“Tennessee is an anomaly among the 50 states,” Farr says. That may well be true. But then, Tennessee is among only a handful of states without an income tax. Does the commissioner favor adding that as well to bring Tennessee into alignment with high-tax states like New York and California?
Winston Churchill observed that “Some regard private enterprise as if it were a predatory tiger to be shot. Others look upon it as a cow that they can milk. Only a handful see it for what it really is — the strong horse that pulls the whole cart.” ...
A new tax on hotels creates a burden that can’t be annihilated by General Assembly fiat, nor will hotels simply absorb it. Instead, this increased cost will be passed along to consumers in the form of higher lodging bills.
Granted, it won’t translate into major increases in room rates. But neither will it give the state a major source of new revenue.
So in a state where tourism is the second largest industry, why do it?
The Tennessean, Nashville, Tenn., on state’s stroke risk:
The bad news continues for Tennesseans struggling with high risk factors on a variety of health issues.
A new national study confirms that Tennessee is entrenched among states with a greater risk for stroke among their populations. Not only is Tennessee in the “Stroke Belt” of mostly Southeastern states that have a 10 percent or greater risk than the rest of the country, but the new study has found that people who have lived in these states all their lives carry a risk of up to 50 percent greater.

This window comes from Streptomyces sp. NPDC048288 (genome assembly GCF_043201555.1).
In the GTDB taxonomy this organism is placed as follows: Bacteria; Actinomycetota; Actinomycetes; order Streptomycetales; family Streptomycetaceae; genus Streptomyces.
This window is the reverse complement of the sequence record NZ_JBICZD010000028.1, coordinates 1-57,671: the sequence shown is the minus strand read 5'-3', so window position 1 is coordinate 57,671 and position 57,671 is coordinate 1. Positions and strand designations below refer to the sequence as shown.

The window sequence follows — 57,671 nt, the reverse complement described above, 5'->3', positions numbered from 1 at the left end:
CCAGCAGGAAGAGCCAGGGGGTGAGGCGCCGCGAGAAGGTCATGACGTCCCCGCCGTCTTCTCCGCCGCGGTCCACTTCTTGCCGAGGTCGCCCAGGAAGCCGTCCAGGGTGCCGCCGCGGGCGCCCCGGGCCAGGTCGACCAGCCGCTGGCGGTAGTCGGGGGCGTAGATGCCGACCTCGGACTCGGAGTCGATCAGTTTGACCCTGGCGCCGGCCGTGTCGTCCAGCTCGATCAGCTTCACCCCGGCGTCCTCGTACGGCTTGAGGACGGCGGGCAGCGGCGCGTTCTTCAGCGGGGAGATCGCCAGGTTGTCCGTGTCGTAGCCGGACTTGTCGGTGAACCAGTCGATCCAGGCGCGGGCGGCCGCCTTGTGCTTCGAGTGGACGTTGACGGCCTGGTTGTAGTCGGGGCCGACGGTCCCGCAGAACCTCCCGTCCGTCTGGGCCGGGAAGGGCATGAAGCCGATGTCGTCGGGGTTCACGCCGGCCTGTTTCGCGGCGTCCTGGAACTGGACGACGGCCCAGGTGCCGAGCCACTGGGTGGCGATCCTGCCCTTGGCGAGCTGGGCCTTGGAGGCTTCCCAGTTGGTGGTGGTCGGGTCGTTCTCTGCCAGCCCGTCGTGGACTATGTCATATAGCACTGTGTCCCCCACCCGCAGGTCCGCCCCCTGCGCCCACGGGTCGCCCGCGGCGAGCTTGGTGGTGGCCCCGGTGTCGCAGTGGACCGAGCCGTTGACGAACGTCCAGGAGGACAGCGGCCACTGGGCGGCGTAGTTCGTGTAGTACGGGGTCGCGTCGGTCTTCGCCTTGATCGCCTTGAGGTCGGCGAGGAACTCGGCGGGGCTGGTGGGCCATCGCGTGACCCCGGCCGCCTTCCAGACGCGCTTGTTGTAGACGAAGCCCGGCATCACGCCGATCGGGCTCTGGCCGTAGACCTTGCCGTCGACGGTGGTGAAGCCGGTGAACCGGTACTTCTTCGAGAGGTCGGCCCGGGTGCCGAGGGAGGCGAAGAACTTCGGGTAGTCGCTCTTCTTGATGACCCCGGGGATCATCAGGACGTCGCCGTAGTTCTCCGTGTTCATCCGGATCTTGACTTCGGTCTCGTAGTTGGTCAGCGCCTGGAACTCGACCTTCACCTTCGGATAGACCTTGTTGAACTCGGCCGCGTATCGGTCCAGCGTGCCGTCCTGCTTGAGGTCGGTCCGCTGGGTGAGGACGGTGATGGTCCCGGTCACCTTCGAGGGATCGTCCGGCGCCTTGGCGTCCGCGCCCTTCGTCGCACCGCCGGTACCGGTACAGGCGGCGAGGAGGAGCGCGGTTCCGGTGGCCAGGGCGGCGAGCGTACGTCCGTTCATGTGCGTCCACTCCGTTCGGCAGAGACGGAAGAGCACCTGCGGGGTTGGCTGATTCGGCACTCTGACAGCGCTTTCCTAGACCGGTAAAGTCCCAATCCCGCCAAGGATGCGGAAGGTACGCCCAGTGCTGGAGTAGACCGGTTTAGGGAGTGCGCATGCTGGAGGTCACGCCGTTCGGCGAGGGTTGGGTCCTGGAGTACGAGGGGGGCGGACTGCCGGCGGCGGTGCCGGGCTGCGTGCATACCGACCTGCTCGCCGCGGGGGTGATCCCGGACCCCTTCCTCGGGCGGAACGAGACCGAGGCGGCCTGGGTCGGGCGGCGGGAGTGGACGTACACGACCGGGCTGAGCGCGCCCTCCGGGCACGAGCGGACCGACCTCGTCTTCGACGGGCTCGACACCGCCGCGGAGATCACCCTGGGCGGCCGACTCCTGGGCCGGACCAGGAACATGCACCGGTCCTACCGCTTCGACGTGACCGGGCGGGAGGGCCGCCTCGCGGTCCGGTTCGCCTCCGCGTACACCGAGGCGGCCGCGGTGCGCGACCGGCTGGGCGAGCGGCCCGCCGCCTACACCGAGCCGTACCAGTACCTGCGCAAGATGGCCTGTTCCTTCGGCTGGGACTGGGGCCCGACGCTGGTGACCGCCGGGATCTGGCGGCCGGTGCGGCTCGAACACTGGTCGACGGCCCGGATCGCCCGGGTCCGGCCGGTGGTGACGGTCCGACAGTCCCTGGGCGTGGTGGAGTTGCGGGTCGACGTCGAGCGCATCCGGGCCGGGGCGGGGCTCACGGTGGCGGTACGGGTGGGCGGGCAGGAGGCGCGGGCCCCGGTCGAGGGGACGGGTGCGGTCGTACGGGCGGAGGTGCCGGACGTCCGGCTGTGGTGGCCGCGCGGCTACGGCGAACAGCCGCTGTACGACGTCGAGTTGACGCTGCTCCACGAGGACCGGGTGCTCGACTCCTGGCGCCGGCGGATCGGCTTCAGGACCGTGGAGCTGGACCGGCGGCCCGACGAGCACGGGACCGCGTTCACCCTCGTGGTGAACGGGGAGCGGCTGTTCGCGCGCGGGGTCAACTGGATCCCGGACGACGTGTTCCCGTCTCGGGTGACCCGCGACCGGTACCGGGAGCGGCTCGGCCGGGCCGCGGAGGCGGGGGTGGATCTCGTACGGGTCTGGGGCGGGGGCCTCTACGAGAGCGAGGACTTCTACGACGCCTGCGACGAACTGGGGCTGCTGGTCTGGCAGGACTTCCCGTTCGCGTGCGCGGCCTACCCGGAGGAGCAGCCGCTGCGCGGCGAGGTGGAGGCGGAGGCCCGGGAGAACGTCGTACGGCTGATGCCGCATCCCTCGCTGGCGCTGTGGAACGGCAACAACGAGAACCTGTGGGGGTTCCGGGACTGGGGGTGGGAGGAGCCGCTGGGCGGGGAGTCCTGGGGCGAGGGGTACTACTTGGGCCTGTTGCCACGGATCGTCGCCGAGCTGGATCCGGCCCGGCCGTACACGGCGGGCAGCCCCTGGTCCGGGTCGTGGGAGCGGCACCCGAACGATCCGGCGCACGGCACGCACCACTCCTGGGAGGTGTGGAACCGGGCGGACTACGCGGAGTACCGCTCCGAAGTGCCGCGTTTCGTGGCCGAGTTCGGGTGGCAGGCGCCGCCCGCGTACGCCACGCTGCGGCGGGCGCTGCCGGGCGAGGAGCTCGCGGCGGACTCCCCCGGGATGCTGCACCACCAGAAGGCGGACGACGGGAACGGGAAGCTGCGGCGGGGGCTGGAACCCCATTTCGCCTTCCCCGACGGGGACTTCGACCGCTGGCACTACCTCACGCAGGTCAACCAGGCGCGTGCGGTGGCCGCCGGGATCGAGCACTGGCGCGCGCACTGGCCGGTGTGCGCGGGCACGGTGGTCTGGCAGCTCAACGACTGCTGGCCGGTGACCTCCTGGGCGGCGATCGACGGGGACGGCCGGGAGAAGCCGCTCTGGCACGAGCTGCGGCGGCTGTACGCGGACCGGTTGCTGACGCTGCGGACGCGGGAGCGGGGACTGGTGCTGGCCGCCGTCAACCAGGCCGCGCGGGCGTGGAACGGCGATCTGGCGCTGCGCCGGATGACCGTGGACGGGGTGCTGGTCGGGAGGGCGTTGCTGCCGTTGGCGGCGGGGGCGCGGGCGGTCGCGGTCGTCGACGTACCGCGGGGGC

And African-American men in Tennessee and other Stroke Belt states are 60 percent less likely to know of their risk and 75 percent less likely to be treated for it, according to the study of 30,000 people published in “Stroke: A Journal of the American Heart Association.”
This undoubtedly comes as alarming news to many Tennesseans, but the findings are not that surprising when you see the similarities between stroke factors and other health indicators.
For example, high blood pressure is the leading factor for stroke, but others include obesity and cigarette smoking. Tennessee is consistently among the worst states for both.
And our state, with its comparatively high percentage of people living near or below the poverty line, struggles to achieve sufficient access to health care for its overall population. That, along with a complex mix of cultural and social issues, appears to elevate the risk for black men. ...
Credit the Tennessee Department of Health, however, for working with the National Institutes of Health’s Stroke Belt Initiative. In Nashville, Chattanooga and Memphis, which account for 70 percent of Tennessee’s African-American population, the state is coordinating projects that target prevention and control of risk factors for stroke and heart disease.
Memphis’ Preventing African-American Stroke Due to Tobacco Use Coalition and Nashville’s Public Health Department work with a handful of African-American churches in their communities to develop smoking-cessation, nutrition and weight-management programs for their congregations.
Such projects are a beginning. Possessing the risk factors for stroke needn’t be the last word; now, let’s get the word out.